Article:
How are you feeling? Tired? You’re not alone – research by the Mental Health Foundation found one third of Brits experience insomnia.
Apart from making you feel tired all day, evidence shows insomnia is linked to diabetes, coronary heart disease, depression, anxiety, lowered immunity and osteoporosis.
But what can you do if you have trouble falling asleep? Take our quiz below to work out what’s keeping you awake – answering A, B or C to each question – then discover your personal sleep-better plan.
Q1. Are you feeling stressed or worried at the moment?
- Not especially – everything feels under control
- I’m permanently stressed! It’s my default setting
- I’m dealing with something huge (like bereavement or redundancy) right now
Q2. Do you watch TV, or use a tablet or smartphone in bed?
- No. All my tech stays out of the bedroom
- Yep. I often fall asleep holding my e-reader
- Not really, although there is a TV in the bedroom
Q3. Are you a healthy weight for your height?
- I definitely need to shift a few pounds…
- Healthy-ish! I could be a bit fitter
- I’m bang on my BMI and exercise frequently
Q4. How old is your bed?
- Umm… when was Oasis in the charts?
- About six or seven years old, but I’ve got new pillows
- Only a couple of years old
Q5. Do you ever drink alcohol before going to bed?
- Only on birthdays and special occasions
- Just the odd drink or three during the week
- I have one nearly every night to wind down
Have you ruled out anything obvious, such as a partner snoring or noisy neighbours? If you can’t spot anything, it may be your sleep environment.
Try investing in a new bed – research by the Edinburgh Sleep Centre found swapping your uncomfortable old mattress for a new one could give you an extra 42 minutes sleep a night! You should get a new bed every 10 years. Also make sure your bedroom is cool (ideally 16-18°C), dark and quiet. Put up some blackout curtains to prevent light coming through, or switch to an eye mask and ear plugs.
Keep an eye on your weight too. A study in the journal Appetite found those who ate the most calories were more likely to only sleep for five to six hours a night, compared with those who ate the least but slept for nine hours or more.
Stress is a major sleep stealer; it releases the hormones adrenaline and cortisol. These keep you awake to fight the ‘threat’ you’re facing, but prolonged stress means your levels of these hormones are too high to aid restful sleep.
It’s thought a lack of sleep also affects our ability to process emotions, so you may become more anxious about things that wouldn’t normally bother you. Talk to your GP about cognitive behavourial therapy (CBT) which can teach you techniques to deal with any negative thoughts that keep you awake at night. You can also try the herbal remedy valerian – one study found it can help reduce insomnia symptoms after 28 days.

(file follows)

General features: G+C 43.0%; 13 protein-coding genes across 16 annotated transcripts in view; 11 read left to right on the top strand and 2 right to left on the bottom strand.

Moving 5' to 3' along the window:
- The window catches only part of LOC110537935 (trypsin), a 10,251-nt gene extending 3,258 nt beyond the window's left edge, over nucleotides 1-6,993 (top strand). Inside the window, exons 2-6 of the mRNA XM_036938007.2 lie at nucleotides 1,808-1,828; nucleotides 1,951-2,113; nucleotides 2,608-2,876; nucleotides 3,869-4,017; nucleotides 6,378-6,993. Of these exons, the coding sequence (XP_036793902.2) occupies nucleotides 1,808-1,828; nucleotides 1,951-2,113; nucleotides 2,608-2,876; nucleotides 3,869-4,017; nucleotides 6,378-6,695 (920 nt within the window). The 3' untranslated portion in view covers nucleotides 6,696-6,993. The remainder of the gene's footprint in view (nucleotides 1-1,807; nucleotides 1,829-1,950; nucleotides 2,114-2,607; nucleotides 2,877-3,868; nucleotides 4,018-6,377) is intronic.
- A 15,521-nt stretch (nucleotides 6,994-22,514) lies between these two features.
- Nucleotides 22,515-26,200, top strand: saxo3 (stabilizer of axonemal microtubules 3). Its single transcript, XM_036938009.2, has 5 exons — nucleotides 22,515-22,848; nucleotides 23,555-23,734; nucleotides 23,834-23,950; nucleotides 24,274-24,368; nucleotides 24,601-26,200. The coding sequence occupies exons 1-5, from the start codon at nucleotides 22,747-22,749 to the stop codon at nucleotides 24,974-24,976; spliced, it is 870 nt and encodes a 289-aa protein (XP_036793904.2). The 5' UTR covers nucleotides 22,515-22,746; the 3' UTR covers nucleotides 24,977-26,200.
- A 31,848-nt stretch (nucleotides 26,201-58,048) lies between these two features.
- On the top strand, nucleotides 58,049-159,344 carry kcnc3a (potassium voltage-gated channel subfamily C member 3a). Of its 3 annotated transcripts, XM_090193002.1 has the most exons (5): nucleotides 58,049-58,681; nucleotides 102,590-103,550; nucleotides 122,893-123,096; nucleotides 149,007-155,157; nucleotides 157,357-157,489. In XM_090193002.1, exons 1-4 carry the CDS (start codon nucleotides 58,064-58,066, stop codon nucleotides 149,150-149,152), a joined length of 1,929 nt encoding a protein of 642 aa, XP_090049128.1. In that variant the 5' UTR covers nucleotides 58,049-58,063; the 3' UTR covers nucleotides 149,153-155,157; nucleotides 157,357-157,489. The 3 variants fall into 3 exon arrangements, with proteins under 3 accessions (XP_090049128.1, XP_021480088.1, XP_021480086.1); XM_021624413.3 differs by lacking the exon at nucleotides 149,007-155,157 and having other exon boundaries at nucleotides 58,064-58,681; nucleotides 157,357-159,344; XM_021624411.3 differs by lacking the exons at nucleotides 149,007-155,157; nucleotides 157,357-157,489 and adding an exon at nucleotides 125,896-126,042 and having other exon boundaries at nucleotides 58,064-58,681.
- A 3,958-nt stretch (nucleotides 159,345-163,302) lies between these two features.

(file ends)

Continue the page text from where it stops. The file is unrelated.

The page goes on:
It’s important to ban any gadgets from your bedroom too. Apart from the distraction, studies show the light waves emitted from TVs, tablets and smartphones upset our body clock, inhibiting the release of the hormone melatonin that triggers feelings of sleepiness.
If you’re going through some temporary stress, make sure you’re following some effective stress management techniques. While regular exercise definitely helps, working out too close to bedtime can raise your core body temperature; ideally it needs to cool down before a good night’s sleep.
Also avoid coping with stress by drinking too much – alcohol can put you straight into a deep sleep, but as it wears off you go into lighter sleep and may wake after just a few hours. We normally go through six to seven cycles of deep/light sleep a night, but alcohol can shorten this to just two cycles.
Although you may not be watching TV or using your lap-top, scientists say even the blinking standby lights on your gadgets could be disturbing your sleep. Still struggling? Try taking B vitamins – they help control the release of the amino acid tryptophan, which is essential for sleep, but can be depleted under stress.
Get more tips on getting a good night’s sleep in our specialist insomnia and sleep channel.
This article has been adapted from longer features appearing in Healthy, the Holland & Barrett magazine. Advice is for information only and should not replace medical care. Please check with your GP before trying any remedies